Is it ever okay, i.e. where technical circumstances restrict the available character set (e.g. slugified URLs), to systematically substitute cz, dz, lz, nz, rz, sz, tz and zz for Czech and Slovak letters č, ď, ľ, ň, ř, š, ť and ž or is it always preferred to just drop the haček diacritic mark? What about ě? or ?

Just for the record, Polish orthography has cz, dz, rz and sz digraphs, but also and .

PS: I mean, it’s even spelt Czech in English.

  • What do you mean by "okay"?
    – OmarL
    Apr 4 at 16:36
  • 2
    “acceptable to native speakers” or even “expected by”, e.g. it’s unacceptable for native speakers of German to see umlaut does being dropped: they need to be substituted by e digraphs.
    – Crissov
    Apr 4 at 16:37
  • For the record, the modern Czech orthography greatly influenced the Yugoslav Latin orthographies (i.e. their fellow Austro-Hungarian Slavic languages), and the answer for them would be the same as for Czech: No, if diacritics are not available, then they're just dropped. (The exception is dj for đ, but it's not as arbitrary.) Apr 5 at 10:09
  • In my book, modern Polish is really an anomaly among Slavic languages - it neither avoids arbitrary digraphs nor avoids rare diacritics. It is not always totally clear how to spell any word, nor is it totally clear how to pronounce every word. In those senses, it is more like German or French. Apr 5 at 10:10
  • Quick note, as a native Czech it would never occur to me writing ď, ť, ň, ľ as dz, tz, nz, lz. dh, th, nh, lh makes more "sense" to me. Just like the shape of your mouth is different for both groups (e.g. š vs. ľ) so is the letter. But we never substitute, anyway. Apr 5 at 12:03

No, it is not acceptable and it is never done. It used to be done before the changes that appeared gradually in the 15th century, inspired by a paper most likely written by Jan Hus around 1400.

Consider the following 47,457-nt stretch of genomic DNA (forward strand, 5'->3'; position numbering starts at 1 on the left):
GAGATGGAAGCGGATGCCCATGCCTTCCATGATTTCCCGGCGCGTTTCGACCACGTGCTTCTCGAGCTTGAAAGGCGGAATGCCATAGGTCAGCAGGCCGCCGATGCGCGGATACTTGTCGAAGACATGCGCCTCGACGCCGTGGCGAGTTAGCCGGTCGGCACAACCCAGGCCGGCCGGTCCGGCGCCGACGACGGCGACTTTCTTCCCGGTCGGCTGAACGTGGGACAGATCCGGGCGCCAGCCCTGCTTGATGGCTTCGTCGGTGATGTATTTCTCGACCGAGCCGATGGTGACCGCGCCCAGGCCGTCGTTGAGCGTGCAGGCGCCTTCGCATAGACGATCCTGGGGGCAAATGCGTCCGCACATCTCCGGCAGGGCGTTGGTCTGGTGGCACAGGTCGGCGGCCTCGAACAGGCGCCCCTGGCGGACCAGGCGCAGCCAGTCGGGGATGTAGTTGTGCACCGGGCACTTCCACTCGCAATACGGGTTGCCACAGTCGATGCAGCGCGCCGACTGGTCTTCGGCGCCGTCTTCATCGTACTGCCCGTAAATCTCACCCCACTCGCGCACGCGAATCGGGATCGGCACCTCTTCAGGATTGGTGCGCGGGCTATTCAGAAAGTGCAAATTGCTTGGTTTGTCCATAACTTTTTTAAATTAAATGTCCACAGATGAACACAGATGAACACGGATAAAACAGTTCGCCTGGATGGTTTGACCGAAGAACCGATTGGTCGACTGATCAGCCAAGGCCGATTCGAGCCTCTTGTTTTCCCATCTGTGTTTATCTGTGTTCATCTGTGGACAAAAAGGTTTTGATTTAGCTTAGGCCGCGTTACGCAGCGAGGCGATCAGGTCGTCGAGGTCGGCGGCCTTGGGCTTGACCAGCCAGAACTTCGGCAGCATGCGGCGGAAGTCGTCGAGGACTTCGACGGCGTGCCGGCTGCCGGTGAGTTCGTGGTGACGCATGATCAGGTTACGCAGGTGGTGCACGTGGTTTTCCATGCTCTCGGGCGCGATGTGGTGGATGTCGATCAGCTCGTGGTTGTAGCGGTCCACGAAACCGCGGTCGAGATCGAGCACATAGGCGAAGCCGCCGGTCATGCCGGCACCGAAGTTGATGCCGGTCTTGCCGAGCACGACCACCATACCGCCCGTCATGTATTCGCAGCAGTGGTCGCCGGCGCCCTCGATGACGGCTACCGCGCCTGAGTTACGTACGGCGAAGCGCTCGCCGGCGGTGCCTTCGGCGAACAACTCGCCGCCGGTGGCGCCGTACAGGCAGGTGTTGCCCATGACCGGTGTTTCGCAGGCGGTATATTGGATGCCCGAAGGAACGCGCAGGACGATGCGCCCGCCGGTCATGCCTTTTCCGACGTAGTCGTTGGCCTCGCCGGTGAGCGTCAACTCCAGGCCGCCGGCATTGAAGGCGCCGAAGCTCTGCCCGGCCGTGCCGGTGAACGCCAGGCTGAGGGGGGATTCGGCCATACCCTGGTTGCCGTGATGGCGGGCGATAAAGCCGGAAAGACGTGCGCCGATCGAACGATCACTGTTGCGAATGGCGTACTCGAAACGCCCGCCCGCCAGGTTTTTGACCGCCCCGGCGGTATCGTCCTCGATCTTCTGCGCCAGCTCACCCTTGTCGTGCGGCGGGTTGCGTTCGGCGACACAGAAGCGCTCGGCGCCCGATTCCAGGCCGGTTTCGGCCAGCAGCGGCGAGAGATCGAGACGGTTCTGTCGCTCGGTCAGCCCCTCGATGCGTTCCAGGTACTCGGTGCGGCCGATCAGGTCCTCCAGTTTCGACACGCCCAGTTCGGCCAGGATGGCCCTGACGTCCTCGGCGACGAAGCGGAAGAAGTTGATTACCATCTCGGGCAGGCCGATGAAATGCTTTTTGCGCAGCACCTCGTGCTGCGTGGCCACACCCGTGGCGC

Before that the orthography did indeed use these digraphs, although somewhat differently.

cz meant c, not č
chz meant č
zz meant s
ss meant š

in the older form. It was not unified and it changed over time.

In the younger form

cz could mean either c or č
s could mean either s or š
ss could mean either s or š

See https://www.czechency.org/slovnik/SP%C5%98E%C5%BDKOV%C3%9D%20PRAVOPIS

They give this example from Alexandreis:

Knyez Allexander wtu dobu - Kněz Alexander v tu dobu

ſpade v weliku ſyrobu - spade v velikú sirobu.

Otczyka yuz neymyegeſye - Otčíka juž nejmějéše,

matky také newydyeſie - matky také nevidieše…

If you try to use these for modern Czech it will be completely unusual and very difficult to understand to most native speakers. It is never used.

What Czechs do very frequently instead is to just omit the diacritic marks and just use the basic letters (c instead of č, s instead of s, a instead of á, i instead í,...). It is very common in text messages and e-mail. Even at work.

One just writes:

Cau, mohl bys prosim odpovedet...

instead of

Čau, mohl bys prosím odpovědět...

  • Yeah, if this were implemented, the ambiguity would be almost as bad as in those old orthographies. Just looking at names of cities in Europe, is Plzenz Plzeň or Pľeň? Is Penza Penza or Peňa? Polish digraphs are useful in Polish because there are only precious few cases where those clusters of letters represent the letters' individual sounds. But there's plenty of "lz" and "nz" in Czech, Slovak and Polish. Apr 5 at 9:37
  • I wonder if there are any dictionary-assisted input methods for Czech and Slovak in widespread use. Apr 5 at 9:45
  • @SzczepanHołyszewski Do the Android keyboard, Swyft or Hunspell count? Apr 5 at 9:59
  • What do you do if you really need to disambiguate? Apr 5 at 10:00
  • @AdamBittlingmayer it is rarely an issue. Sometimes one misunderstands at the first sight but that realizes there is the other similarly looking word. One can always stop being lazy and use the diacritics. Usually it is indeed just lazyness.
    – Vladimir F
    Apr 5 at 12:22

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